Is Taiwan worth fighting for? That is the question.
Last Tuesday, President Tsai Ying-wen and Foreign Minister Joseph Wu of Taiwan expressed concern that China may start a war to take over Taiwan. They voiced fear of an invasion to unify Taiwan with Mainland China. Starting on October 2, the Chinese Air Force, also known as the Chinese People’s Liberation Army Air Force, said to be the third largest in the world, flew nearly 150 sorties of combat aircraft near southwest Taiwan. These continuing intimidation tactics included the J-16 and Sukhoi-30 fighters, H-6 bombers, and the Y-8 anti-submarine aircraft, among others.
China’s belligerence toward Taiwan is nothing new. Recently Gen. Mark J. Milley, chairman of the Joint Chiefs of Staff, testified before Congress that China could invade Taiwan by 2027, an acceleration of Chinese President Xi Jinping’s earlier 2035 readiness target.
First, the historical and emotional issue of Taiwan must be addressed. Formerly named Formosa, it was the sanctuary to which Chiang Kai-shek of the Kuomintang, subordinate of Sun Yat-sen, fled in 1949. Chiang was head of the elite Whampoa Military Academy and the allies’ prominent leader, along with Mao Zedong, against the Japanese occupation. After a bitter and bloody civil war with Mao’s forces, Chaing was forced to leave the mainland. Taiwan has been a constant U.S. ally for decades, recognizing that its principal value to the U.S. is its commitment to regional security and its underwriting of the rule of law, particularly that governing trade and investment. To America, Taiwan looks like the fierce underdog, a nation of 24 million facing off against a bellicose economic and military colossus, bristling with armaments across the Taiwan Strait, only 100 miles away.
To the Chinese Politburo, however, Taiwan is seen as a renegade province of China that must be brought to heel.
China’s increasing belligerence is a threat to not only Taiwan and the United States, but to much of the Asian region. The danger of a miscalculation or error is severe. China’s border conflicts with in India in Ladakh and the Doklam region near the Indian state of Sikkim in recent years have caused New Delhi to focus on improved integration of the Indian armed forces, in order to achieve interoperability with the U.S. and other partners of the Quadrilateral Security Dialogue or “QUAD” as it is known — Australia, India and Japan.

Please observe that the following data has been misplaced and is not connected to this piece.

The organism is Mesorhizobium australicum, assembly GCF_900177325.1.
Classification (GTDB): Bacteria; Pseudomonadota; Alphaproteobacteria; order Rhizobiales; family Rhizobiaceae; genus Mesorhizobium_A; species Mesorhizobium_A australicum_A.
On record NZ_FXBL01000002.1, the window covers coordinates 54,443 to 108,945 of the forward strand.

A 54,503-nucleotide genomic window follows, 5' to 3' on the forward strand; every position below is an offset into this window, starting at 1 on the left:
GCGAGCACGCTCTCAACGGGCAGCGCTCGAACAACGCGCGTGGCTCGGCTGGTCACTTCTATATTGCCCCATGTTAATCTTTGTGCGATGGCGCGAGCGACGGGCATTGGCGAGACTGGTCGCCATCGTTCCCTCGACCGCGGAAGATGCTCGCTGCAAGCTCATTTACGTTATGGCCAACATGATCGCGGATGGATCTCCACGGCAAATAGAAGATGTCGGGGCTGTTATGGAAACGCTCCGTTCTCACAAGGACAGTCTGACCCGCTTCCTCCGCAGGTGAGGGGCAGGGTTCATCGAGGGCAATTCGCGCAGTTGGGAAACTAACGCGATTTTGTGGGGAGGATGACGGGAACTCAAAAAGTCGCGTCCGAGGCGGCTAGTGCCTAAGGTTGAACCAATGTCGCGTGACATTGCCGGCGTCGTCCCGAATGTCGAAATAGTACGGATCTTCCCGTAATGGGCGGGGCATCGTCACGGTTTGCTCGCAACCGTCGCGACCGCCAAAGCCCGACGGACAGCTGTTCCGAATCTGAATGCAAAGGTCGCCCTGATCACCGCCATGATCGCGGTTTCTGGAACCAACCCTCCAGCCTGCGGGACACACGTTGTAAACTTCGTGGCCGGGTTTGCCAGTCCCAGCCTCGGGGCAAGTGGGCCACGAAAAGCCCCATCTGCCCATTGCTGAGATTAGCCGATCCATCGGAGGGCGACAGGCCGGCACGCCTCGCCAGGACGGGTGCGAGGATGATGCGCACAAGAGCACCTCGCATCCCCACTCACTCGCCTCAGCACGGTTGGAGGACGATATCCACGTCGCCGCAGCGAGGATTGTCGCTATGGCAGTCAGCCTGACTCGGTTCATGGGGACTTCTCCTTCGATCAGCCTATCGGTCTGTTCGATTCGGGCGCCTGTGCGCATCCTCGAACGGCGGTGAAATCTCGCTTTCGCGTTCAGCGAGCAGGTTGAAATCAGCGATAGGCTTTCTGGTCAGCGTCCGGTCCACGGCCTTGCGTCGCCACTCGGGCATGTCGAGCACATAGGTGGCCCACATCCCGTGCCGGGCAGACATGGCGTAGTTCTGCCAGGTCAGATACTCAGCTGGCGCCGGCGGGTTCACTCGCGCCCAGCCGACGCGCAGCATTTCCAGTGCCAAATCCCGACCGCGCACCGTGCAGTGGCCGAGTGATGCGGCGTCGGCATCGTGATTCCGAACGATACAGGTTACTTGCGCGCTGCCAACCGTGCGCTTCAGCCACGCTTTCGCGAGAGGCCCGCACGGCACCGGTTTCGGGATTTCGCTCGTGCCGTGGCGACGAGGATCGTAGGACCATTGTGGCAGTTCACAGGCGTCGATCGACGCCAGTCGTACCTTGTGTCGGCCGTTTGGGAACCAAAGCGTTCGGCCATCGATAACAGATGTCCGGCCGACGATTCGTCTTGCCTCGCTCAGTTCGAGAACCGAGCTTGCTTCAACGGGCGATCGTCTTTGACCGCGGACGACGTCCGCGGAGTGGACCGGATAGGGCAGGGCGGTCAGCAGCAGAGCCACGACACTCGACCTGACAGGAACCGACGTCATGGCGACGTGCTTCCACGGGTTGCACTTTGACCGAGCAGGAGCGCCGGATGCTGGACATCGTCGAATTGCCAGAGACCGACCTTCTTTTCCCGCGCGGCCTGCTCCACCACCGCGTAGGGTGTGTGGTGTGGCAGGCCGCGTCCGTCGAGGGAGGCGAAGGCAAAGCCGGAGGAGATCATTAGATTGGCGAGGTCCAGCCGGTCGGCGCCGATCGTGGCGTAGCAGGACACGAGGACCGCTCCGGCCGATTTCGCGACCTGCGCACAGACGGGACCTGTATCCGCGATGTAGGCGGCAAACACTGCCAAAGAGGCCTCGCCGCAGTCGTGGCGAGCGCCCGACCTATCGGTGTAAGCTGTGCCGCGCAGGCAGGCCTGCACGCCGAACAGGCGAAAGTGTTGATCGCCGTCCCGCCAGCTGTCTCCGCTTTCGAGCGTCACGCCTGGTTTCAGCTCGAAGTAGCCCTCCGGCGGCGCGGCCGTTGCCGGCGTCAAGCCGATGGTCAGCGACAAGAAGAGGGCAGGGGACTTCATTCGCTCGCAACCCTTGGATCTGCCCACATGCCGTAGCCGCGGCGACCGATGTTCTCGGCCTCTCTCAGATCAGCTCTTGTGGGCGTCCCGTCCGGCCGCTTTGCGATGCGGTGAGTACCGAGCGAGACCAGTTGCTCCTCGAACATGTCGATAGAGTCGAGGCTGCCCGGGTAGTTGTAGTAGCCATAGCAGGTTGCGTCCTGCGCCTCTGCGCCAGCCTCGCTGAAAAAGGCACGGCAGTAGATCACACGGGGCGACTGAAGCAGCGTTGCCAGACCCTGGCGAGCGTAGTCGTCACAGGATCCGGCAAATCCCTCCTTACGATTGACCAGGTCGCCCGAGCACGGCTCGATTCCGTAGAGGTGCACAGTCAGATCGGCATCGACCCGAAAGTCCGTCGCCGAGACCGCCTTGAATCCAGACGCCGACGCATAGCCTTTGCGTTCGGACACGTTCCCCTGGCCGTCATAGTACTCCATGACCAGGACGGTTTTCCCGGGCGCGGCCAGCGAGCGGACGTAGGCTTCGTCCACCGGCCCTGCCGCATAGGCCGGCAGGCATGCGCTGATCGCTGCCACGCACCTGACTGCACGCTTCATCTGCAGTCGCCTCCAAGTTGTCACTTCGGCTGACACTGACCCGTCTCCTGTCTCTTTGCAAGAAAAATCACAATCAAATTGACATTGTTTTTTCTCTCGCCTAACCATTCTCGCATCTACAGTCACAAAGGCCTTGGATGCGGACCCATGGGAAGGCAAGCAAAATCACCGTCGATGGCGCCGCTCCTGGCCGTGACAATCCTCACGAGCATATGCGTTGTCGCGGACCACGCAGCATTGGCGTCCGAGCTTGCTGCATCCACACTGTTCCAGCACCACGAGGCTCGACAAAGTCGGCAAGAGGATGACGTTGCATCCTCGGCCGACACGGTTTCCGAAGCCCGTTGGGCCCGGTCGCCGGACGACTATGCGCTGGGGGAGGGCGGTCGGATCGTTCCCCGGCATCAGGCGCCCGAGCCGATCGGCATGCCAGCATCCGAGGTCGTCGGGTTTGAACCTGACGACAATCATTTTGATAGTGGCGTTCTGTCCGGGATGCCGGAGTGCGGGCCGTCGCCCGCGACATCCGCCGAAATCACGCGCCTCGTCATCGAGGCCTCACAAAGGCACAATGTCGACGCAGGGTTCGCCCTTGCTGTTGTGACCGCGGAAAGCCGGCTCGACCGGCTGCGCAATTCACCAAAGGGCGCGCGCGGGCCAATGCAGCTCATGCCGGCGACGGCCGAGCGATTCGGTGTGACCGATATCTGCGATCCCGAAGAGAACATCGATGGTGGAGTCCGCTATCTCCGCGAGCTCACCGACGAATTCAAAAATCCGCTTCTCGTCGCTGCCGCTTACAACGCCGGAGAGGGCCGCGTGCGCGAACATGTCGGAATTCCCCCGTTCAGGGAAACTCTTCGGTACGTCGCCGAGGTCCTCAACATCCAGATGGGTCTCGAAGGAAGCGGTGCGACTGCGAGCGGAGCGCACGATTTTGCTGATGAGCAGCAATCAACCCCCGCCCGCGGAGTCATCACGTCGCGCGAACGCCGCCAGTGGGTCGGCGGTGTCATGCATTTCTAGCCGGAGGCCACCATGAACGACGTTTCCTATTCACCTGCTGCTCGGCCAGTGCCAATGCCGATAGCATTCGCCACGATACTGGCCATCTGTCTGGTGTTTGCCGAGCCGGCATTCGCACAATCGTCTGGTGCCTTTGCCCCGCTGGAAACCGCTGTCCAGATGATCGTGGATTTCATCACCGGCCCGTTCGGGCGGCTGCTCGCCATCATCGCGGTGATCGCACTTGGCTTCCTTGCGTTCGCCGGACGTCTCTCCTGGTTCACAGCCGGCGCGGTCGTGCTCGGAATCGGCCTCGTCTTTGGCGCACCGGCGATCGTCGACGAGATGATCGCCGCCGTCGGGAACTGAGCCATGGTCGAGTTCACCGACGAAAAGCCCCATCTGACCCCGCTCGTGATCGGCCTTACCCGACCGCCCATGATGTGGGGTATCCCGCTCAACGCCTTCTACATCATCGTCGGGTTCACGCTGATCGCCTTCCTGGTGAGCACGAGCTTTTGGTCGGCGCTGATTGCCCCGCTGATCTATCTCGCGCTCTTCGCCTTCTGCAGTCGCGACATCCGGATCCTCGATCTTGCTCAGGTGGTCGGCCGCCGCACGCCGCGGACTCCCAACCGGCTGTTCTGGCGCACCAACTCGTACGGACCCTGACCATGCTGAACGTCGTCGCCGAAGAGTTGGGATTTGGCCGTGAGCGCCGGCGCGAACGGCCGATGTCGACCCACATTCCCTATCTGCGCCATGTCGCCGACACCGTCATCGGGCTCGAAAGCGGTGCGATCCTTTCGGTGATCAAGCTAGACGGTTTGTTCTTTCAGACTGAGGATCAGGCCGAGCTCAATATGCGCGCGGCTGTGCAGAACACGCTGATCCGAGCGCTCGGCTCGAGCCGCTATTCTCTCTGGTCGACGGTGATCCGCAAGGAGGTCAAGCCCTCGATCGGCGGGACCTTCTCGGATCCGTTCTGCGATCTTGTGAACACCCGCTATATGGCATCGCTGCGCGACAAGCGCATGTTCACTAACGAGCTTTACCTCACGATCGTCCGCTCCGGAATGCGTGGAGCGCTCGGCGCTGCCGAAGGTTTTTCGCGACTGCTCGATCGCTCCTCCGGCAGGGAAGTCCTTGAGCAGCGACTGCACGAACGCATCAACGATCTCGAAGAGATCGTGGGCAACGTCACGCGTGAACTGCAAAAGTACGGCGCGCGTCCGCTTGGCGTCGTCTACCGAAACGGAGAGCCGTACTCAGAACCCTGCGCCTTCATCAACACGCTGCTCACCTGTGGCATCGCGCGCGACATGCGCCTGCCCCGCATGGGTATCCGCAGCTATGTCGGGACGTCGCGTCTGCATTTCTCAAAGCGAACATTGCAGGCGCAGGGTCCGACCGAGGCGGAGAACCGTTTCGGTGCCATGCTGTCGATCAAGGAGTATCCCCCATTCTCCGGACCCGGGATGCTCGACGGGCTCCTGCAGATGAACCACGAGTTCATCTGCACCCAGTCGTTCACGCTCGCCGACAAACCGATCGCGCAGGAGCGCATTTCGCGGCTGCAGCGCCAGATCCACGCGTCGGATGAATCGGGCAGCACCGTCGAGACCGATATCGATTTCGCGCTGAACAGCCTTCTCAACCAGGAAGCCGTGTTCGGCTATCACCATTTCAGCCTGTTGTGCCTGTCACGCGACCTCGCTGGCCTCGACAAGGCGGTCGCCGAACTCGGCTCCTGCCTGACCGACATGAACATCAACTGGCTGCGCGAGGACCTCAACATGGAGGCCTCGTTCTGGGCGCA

Chinese relations with Australia have deteriorated with Australia’s banning of Huawei from developing 5G networks several years ago. Further, Australia has charged “economic coercion” on the part of China, and it has called for an independent investigation of the origins of COVID-19, which may have originated at the Wuhan Institute of Virology, a theory that has recently gained increasing visibility. Chinese media, which are state controlled, have responded that Australia was “gum stuck to the bottom of China’s shoe.” China retaliated and of late, both countries have imposed tariffs on each other’s products.
China’s militarization of artificial islands in the South China Sea is well known, as is its claim to 11 billion barrels of oil and 190 trillion cubic feet of natural gas in the region. This claim is contested by the Philippines, Malaysia, Vietnam, Taiwan, and Brunei. China’s brutal suppression of Hong Kong, and the detainment of its Uighur Muslim minority, which the Trump administration denounced as “genocide,” are further evidence of a menacing Leviathan.
But a Chinese assault on Taiwan does not seem imminent. If it were, U.S. satellites would detect massive mobilization of its airborne and naval assets and missile systems. The intent of this show of force may well be for domestic consumption — to distract from China’s financial and energy crises. This has been recently pointed out in the Asia Times.